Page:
Five species of map turtle are found in Texas, limited to eastern regions of the state west to Throckmorton and Shackelford counties. Mississippi map turtle, the most widespread of the family, is a brown turtle with a crescent-shaped spot behind the eye and a patterned carapace. Females may be twice the size of males. The Ouachita map turtle is found only along the Red, Neches and Sabine rivers in East Texas. It is recognized easily by the three large white blotches behind the eyes. Its head and limbs are decorated by light yellow lines. Generally considered a subspecies of the Ouachita map turtle, the Sabine map turtle is found along the Sabine River between Texas and Louisiana and has two yellow circular spots on top of its head and less noticeable spotting below the eyes. The Texas map turtle is found in fast-moving waters of the Colorado River and its drainages from the Central Texas Hill Country downstream past Columbus. It is easily identified by three yellow or orange spots on the bottom of the head. Cagle's map turtle is found in 11 counties along the San Antonio, San Marcos and Guadalupe river drainages. They can be identified by numerous cream and yellow lines on the head and the steeply keeled, serrated shell. Map turtles are generally insect and mollusk eaters, with some known to consume vegetation. The one reference to fish in the diet referred specifically to dead fish.

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Cagle's map turtle is on endangered species lists in the state, as state-listed threat ened species. The Cagle's map turtle, while common where it occurs, has a very limited range. Water quality and flow volumes are critical to this species.

Chicken Turtles

There are three subspecies of this turtle found in the United States, only one of which, the western chicken turtle or Deirochelys reticularia miaria, can be found in Texas. It is found in the eastern third of the state at least as far west as the Dallas­Fort Worth area, where it is found in shallow lakes and drainage ditches. This turtle has a long, narrow head that comes to a point and a long, striped neck. Chicken turtle populations are considered stable throughout their range, but they are facing a lot of threats including habitat loss, losses to automobile collisions during migration, and loss of foraging areas. Chicken turtles are omnivorous with a diet that includes crayfish, fish, fruit, invertebrates and plant materials.

Slider Turtles

Found over much of the southeastern United States and ranging north into Ohio in the midwest, these turtles prefer to feed on vegetation when they mature. They are active throughout the year except for a brief hibernation period which varies in duration depending on climate.

Red-eared slider. TPWD

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Found statewide, these turtles like slow-moving waters with mud bottoms. Strong currents are generally avoided. While young, sliders eat 70 percent animal materials, but as they age their diet transitions to about 90 percent plant material. They eat insects, some fish, plants, tadpoles, crustaceans and mollusks. There are several species and subspecies of sliders in North America, the red-eared slider and the Big Bend slider being found in Texas. Red-eared sliders are most easily identified by the red patch, often a stripe, behind the ear. Big Bend sliders have an orange-yellow oval bordered in black behind the eye.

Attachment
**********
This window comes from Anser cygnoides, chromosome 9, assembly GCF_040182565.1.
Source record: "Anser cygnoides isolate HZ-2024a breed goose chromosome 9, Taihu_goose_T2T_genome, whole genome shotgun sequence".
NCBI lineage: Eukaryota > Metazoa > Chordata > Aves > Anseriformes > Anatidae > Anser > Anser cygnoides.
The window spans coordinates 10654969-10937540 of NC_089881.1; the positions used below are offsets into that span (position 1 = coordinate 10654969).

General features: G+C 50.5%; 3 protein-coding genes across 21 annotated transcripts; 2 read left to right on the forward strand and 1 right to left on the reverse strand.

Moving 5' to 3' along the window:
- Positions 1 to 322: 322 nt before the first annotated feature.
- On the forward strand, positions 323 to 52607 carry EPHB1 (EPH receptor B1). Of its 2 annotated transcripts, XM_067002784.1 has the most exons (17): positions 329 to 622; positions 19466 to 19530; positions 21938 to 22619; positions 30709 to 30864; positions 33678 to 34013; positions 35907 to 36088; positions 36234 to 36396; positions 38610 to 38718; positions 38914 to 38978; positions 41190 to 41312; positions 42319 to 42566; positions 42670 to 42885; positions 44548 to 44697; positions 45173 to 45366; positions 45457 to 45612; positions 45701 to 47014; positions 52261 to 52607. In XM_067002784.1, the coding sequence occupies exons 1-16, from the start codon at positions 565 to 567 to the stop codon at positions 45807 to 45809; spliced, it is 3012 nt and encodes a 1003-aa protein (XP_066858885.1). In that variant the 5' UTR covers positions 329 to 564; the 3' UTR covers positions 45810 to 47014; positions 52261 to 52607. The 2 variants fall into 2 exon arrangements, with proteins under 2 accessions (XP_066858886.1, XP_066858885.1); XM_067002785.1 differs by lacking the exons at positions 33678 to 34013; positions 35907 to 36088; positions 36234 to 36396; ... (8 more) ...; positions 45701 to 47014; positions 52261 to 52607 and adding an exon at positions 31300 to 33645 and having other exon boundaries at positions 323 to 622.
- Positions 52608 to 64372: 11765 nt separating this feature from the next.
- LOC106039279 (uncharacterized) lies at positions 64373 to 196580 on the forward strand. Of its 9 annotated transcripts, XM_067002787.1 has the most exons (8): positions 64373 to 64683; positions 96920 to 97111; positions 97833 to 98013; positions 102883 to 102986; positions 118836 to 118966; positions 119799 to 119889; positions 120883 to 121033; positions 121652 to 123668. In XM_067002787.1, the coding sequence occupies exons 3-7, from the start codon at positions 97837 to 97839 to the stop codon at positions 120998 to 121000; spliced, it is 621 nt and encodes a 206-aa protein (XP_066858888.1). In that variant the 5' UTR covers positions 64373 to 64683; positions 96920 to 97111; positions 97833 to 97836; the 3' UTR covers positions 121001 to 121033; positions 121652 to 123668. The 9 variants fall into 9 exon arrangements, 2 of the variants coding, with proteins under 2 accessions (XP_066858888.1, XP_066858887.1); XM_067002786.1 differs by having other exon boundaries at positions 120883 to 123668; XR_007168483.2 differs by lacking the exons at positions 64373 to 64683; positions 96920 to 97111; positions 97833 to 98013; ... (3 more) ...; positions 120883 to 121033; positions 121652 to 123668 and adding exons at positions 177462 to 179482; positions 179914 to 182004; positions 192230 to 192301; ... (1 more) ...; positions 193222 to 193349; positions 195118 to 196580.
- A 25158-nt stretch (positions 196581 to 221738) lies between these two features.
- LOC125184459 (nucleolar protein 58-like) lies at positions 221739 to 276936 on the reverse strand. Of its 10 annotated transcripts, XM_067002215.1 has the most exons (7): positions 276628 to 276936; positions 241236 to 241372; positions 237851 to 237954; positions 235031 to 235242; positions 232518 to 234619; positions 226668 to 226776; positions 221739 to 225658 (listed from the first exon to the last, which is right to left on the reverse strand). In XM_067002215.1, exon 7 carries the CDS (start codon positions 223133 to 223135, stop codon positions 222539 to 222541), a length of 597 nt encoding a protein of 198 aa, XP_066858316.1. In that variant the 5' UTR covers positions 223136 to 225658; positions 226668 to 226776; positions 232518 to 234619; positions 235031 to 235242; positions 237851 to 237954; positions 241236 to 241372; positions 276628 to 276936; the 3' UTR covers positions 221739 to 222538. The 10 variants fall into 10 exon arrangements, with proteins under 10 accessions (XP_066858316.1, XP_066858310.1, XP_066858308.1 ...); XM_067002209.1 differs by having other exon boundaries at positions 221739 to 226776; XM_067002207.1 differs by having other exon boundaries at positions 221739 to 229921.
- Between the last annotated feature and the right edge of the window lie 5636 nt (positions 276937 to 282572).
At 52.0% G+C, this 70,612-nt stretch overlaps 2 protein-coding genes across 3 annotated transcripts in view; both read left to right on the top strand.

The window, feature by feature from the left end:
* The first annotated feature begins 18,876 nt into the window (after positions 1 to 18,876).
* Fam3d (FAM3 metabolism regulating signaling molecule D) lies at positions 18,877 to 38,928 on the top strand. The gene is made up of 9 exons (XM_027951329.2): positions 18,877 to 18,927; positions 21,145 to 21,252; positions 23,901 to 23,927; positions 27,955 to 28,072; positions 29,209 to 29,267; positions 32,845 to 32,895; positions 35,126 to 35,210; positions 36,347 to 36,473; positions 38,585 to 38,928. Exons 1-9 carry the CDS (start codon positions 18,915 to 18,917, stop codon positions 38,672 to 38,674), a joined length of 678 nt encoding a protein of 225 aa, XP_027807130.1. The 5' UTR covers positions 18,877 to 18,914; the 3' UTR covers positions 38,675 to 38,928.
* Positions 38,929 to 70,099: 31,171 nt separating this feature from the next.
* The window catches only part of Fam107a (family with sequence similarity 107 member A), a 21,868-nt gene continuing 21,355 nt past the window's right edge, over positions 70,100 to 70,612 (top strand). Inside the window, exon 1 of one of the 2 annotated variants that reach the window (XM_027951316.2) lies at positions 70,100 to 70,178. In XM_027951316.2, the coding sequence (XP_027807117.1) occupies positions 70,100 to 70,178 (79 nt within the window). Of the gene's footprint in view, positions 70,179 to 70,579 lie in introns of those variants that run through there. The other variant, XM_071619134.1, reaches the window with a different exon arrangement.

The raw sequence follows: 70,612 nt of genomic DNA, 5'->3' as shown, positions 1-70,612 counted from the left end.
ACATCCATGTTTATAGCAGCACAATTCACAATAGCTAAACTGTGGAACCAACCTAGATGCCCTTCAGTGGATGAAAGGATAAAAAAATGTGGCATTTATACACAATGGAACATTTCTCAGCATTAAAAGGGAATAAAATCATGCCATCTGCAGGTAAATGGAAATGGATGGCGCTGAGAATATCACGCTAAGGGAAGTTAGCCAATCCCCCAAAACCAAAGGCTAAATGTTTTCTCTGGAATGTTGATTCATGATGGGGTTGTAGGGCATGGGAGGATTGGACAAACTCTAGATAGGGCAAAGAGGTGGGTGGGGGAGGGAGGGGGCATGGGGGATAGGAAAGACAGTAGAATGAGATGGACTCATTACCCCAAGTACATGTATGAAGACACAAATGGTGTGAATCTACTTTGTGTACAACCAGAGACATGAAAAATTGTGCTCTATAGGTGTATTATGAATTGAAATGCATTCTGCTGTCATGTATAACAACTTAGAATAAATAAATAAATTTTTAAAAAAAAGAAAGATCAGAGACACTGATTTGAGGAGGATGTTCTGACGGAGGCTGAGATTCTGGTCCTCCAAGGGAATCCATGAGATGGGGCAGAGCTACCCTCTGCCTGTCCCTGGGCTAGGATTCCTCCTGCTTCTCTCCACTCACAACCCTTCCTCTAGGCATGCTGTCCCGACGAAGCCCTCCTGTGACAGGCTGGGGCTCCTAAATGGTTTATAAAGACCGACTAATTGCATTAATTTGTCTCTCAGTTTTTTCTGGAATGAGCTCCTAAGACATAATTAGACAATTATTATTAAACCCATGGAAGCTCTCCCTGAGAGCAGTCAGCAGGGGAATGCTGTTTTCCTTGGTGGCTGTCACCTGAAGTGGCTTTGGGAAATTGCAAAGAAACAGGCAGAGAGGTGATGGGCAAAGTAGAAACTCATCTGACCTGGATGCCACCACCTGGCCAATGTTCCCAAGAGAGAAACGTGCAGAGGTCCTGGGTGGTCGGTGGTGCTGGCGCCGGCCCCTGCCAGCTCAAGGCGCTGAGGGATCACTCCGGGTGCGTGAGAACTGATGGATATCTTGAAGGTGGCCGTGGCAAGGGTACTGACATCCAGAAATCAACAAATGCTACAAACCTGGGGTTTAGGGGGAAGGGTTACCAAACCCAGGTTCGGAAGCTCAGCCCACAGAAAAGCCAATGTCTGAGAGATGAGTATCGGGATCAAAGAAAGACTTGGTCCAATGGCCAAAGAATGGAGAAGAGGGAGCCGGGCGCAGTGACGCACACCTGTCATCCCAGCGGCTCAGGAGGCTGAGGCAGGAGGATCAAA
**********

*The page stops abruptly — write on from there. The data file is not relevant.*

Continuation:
Softshell Turtles

Aggressively sought for commercial trade ­ more for food markets than the pet in dustry ­ are the softshell turtles. These turtles are amazingly camouflaged, with a very flat shell that matches the bottom of the pond or stream perfectly. The shell is also very flexible, making them unlike any other turtles.

Texas spiny softshell turtle. USFWS

There are five species of softshell turtles noted within the state. While their individ ual ranges are somewhat specific, soft-shelled turtles can be found through most of the state. The Midland smooth softshell is rare in the eastern half of the state but is found in rivers with large sandbars. They lack spines or bumps on their leathery shell, and are the smallest of our soft-shelled species. The Texas spiny softshell is

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found in the Rio Grande and Pecos drainages. Whitish spots on the rear third of the carapace are an identifying mark of this turtle. Areas of the Nueces and Guadalupe rivers and their tributaries with only a small amount of aquatic vegetation are home for the Guadalupe spiny softshell. Whitish spots cover the whole carapace of this turtle, sometimes interspersed with small black dots. Found only in the extreme northern panhandle of Texas, the western spiny softshell prefers waterways with sandy bottoms. This gray or olive turtle has dark spots and a sandpaper-like texture to its shell. The carapace is bordered by one dark marginal line. The pallid spiny softshell is found through most of northeast Texas from the upper Red River drainages and water east of the Brazos River draining into the Gulf. This pale turtle has white tubercles on the back two-thirds of its shell. Heavy harvesting is causing some concern among biologists about the stability of some softshell turtle populations. Softshells are invertebrate eaters.